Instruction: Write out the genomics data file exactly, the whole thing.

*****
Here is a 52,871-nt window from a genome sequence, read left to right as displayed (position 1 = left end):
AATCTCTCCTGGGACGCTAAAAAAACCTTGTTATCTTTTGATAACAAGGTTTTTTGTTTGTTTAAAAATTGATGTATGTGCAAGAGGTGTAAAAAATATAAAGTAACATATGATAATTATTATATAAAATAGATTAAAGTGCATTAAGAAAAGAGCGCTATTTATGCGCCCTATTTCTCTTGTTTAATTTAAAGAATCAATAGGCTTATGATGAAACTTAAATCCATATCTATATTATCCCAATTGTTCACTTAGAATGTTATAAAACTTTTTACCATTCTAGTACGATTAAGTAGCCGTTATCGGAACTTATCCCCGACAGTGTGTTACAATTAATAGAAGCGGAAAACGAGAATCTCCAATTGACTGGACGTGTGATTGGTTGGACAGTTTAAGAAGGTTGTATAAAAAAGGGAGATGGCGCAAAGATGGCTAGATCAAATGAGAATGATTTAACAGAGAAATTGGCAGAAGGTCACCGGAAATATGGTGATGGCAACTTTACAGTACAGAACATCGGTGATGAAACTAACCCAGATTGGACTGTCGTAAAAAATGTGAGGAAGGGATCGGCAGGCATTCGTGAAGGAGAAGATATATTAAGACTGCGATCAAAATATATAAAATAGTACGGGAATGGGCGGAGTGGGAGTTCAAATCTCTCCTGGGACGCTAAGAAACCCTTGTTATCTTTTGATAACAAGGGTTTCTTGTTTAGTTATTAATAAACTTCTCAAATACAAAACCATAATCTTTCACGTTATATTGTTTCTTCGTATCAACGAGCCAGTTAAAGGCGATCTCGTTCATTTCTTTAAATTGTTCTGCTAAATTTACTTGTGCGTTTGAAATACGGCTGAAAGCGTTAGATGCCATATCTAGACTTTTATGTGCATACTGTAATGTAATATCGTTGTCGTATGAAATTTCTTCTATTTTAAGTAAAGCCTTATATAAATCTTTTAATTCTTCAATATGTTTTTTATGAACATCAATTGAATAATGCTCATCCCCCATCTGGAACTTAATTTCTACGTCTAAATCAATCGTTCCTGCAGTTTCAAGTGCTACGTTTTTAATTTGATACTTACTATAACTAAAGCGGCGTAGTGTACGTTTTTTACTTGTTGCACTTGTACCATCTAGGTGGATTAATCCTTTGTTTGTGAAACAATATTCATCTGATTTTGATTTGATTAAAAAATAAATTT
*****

Here is a 52,871-nt window from a genome sequence, read left to right as displayed (position 1 = left end):
AATCTCTCCTGGGACGCTAAAAAAACCTTGTTATCTTTTGATAACAAGGTTTTTTGTTTGTTTAAAAATTGATGTATGTGCAAGAGGTGTAAAAAATATAAAGTAACATATGATAATTATTATATAAAATAGATTAAAGTGCATTAAGAAAAGAGCGCTATTTATGCGCCCTATTTCTCTTGTTTAATTTAAAGAATCAATAGGCTTATGATGAAACTTAAATCCATATCTATATTATCCCAATTGTTCACTTAGAATGTTATAAAACTTTTTACCATTCTAGTACGATTAAGTAGCCGTTATCGGAACTTATCCCCGACAGTGTGTTACAATTAATAGAAGCGGAAAACGAGAATCTCCAATTGACTGGACGTGTGATTGGTTGGACAGTTTAAGAAGGTTGTATAAAAAAGGGAGATGGCGCAAAGATGGCTAGATCAAATGAGAATGATTTAACAGAGAAATTGGCAGAAGGTCACCGGAAATATGGTGATGGCAACTTTACAGTACAGAACATCGGTGATGAAACTAACCCAGATTGGACTGTCGTAAAAAATGTGAGGAAGGGATCGGCAGGCATTCGTGAAGGAGAAGATATATTAAGACTGCGATCAAAATATATAAAATAGTACGGGAATGGGCGGAGTGGGAGTTCAAATCTCTCCTGGGACGCTAAGAAACCCTTGTTATCTTTTGATAACAAGGGTTTCTTGTTTAGTTATTAATAAACTTCTCAAATACAAAACCATAATCTTTCACGTTATATTGTTTCTTCGTATCAACGAGCCAGTTAAAGGCGATCTCGTTCATTTCTTTAAATTGTTCTGCTAAATTTACTTGTGCGTTTGAAATACGGCTGAAAGCGTTAGATGCCATATCTAGACTTTTATGTGCATACTGTAATGTAATATCGTTGTCGTATGAAATTTCTTCTATTTTAAGTAAAGCCTTATATAAATCTTTTAATTCTTCAATATGTTTTTTATGAACATCAATTGAATAATGCTCATCCCCCATCTGGAACTTAATTTCTACGTCTAAATCAATCGTTCCTGCAGTTTCAAGTGCTACGTTTTTAATTTGATACTTACTATAACTAAAGCGGCGTAGTGTACGTTTTTTACTTGTTGCACTTGTACCATCTAGGTGGATTAATCCTTTGTTTGTGAAACAATATTCATCTGATTTTGATTTGATTAAAAAATAAATTT